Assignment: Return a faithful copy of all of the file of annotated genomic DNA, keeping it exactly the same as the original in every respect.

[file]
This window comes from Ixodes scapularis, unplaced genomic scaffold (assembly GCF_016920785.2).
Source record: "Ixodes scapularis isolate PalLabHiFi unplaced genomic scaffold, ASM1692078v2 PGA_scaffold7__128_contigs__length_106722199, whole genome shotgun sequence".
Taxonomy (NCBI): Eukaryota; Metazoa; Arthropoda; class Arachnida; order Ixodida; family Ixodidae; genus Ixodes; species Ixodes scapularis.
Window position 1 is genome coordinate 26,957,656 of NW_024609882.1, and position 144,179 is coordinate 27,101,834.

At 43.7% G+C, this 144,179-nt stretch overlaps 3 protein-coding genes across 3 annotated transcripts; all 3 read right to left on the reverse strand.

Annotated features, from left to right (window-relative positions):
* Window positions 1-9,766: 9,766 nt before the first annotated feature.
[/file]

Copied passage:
This window comes from Ixodes scapularis, unplaced genomic scaffold (assembly GCF_016920785.2).
Source record: "Ixodes scapularis isolate PalLabHiFi unplaced genomic scaffold, ASM1692078v2 PGA_scaffold7__128_contigs__length_106722199, whole genome shotgun sequence".
Taxonomy (NCBI): Eukaryota; Metazoa; Arthropoda; class Arachnida; order Ixodida; family Ixodidae; genus Ixodes; species Ixodes scapularis.
Window position 1 is genome coordinate 26,957,656 of NW_024609882.1, and position 144,179 is coordinate 27,101,834.

At 43.7% G+C, this 144,179-nt stretch overlaps 3 protein-coding genes across 3 annotated transcripts; all 3 read right to left on the reverse strand.

Annotated features, from left to right (window-relative positions):
* Window positions 1-9,766: 9,766 nt before the first annotated feature.